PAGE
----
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MCQZBBQ
12-13-2011, 10:56 PM
:confused: Hello everybody,

I'm a newbie in this field of pricing out dishes and need some advice on how to do this? What or how do you calculate a plate of food per person, I was told you charge 1/2 pound pp is that true and if so how do you do this?

Meats that I cook are Brisket, Pulled Pork & St. Louis Ribs with 2 sides normally smoked beans & coleslaw.


One more question I live the LA area does anybody know where I can get any used restaurant equipment? I'm looking for a Southern Pride Smoker.


Thank you

SouthernMagicBBQ
12-14-2011, 12:28 AM
Generally you take your cost, add $1 for incidentals then multiply by 3. This will pay for everything plus put some in your pocket.

HBMTN
12-14-2011, 07:09 PM
Take your cost of food ingredients and muliply x 3 or 4 and don't guess at the cost if your recipe has 3 tablespoons of salt then figure out what salt costs per tablespoon ect. I try to keep my food cost between 25% and 33%

Prairie Smoke
12-15-2011, 08:53 AM
Start by doing some research on what other BBQ caterers are charging in your market, and other caterers in general, since they are all your competition. Since you're starting out you can expect that price to be your high water mark. If you're in a competitive market you may have to price low to get business and build a reputation. Cost plus a percentage is a very rough guideline - BBQ caterers in some markets charge $13 for a meal that others (big cities or areas with little competition) can get away with charging $22.

Then figure out your food costs, per meal. For a crowd of adults, 6-8 oz of cooked food per person is a good amount to budget without having to worry about running out of food. Also make sure you have a handle on all your other expenses - insurance, gas, equipment, etc.

Then decide if there is enough money left over to make it worth your while.

For used equipment, watch Craigslist (www.crazedlist.org (http://www.crazedlist.org) is a great source for searching multiple cities or states), Ebay, etc.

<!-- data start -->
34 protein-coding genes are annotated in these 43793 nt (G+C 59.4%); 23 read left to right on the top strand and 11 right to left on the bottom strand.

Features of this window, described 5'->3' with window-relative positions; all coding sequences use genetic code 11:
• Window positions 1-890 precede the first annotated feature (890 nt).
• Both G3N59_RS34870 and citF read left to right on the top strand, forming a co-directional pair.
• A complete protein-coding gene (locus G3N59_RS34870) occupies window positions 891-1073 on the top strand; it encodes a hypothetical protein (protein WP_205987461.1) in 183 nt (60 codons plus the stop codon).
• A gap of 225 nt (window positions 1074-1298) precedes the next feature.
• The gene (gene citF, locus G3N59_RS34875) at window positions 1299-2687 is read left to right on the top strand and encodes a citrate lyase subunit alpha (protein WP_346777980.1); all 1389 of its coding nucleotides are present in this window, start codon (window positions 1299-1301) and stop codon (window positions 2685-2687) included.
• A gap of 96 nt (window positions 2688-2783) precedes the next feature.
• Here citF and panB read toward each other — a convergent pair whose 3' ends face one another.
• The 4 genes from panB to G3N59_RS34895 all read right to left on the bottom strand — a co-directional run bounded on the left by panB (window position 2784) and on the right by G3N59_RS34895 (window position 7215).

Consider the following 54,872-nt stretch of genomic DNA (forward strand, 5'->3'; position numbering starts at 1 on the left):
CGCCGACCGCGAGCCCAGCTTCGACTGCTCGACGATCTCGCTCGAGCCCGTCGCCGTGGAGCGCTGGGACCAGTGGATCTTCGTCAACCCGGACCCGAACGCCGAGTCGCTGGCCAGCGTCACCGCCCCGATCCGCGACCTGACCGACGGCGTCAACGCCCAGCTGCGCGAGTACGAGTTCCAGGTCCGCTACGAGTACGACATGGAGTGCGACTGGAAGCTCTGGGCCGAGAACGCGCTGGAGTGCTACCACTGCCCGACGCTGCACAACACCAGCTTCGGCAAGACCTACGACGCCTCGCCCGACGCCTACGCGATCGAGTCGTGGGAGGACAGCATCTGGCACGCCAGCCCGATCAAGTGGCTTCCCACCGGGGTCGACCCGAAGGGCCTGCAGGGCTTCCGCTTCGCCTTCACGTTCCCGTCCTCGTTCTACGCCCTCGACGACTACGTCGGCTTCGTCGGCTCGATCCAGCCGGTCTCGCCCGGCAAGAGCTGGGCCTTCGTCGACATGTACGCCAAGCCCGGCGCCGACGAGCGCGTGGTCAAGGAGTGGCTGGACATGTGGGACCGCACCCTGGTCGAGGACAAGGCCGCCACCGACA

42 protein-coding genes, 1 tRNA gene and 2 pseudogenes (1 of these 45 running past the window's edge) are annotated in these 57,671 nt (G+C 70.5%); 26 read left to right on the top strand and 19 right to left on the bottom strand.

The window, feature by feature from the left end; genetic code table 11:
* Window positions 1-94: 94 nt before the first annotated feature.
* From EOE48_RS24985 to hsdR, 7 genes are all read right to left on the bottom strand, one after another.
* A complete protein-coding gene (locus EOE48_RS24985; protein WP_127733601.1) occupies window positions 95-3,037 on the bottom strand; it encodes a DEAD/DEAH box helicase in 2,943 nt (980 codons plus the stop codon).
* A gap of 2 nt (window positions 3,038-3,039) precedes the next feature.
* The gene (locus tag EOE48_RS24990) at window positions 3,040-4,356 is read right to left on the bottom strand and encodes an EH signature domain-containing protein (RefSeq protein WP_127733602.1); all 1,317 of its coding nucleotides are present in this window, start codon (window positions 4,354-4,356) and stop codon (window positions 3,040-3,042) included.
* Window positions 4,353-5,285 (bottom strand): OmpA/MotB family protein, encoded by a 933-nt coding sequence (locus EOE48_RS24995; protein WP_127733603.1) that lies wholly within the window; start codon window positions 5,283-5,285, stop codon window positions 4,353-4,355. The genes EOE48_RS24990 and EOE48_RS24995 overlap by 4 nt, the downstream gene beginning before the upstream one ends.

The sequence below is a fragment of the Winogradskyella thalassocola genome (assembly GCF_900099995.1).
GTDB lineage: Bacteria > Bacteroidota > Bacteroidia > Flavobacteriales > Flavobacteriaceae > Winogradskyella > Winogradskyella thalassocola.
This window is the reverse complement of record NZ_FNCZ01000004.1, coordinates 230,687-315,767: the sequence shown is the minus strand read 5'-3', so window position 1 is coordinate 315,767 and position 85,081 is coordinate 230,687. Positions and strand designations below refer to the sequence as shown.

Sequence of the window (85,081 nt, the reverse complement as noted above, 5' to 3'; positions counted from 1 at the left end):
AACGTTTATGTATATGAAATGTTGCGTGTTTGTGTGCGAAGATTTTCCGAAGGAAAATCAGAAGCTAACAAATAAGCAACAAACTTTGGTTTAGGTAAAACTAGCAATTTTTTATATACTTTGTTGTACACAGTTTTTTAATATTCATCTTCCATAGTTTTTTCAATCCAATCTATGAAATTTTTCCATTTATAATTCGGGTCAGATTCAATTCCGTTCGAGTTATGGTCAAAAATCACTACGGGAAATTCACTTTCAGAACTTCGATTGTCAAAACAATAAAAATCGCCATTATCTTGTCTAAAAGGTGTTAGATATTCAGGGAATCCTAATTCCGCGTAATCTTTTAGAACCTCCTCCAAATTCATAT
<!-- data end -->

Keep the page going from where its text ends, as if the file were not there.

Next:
BigBellyBBQ
12-21-2011, 06:05 PM
Take your cost of food ingredients and muliply x 3 or 4 and don't guess at the cost if your recipe has 3 tablespoons of salt then figure out what salt costs per tablespoon ect. I try to keep my food cost between 25% and 33%
this is good to go on..read your customer and when you offer special services get the X 4....
when everyone says it seems high, explain the Southern Pride all stainless, was 19,000 new...you have 2 mil for insurnace coverage so some dumb ass cant own it when he trips on spilled sauce..You were up at 3 am loading the briskets in that took till 11 pm to trim with the pork butts, diesel fuel is 4 00 a gall hauling stuff around, the f 350 was 42,000...while everyone is pounding the beers, you are cleaning knives and cookers, you wife is pissed at you cause you missed her mothers birthday while you had to cook....you all know what i mean..

Bottom line hold your ground and make cash to make up for the HARD work....sure is fun aint it?

PorkQPine
12-21-2011, 07:33 PM
First thing you need to do is have a heart to heart talk to yourself and figure out what you expect. There is a whole big difference between cooking for your family and catering. Figure out what your niche is and what the competition is for that niche. Trying to do it all is a loser, expecially in Downey since that is in the L.A. area with lots of competition and not in the hills somewhere. Make a budget, write a business plan and marketing plan is my best advise. The best way to make a small fortune in BBQ catering is to start with a large fortune.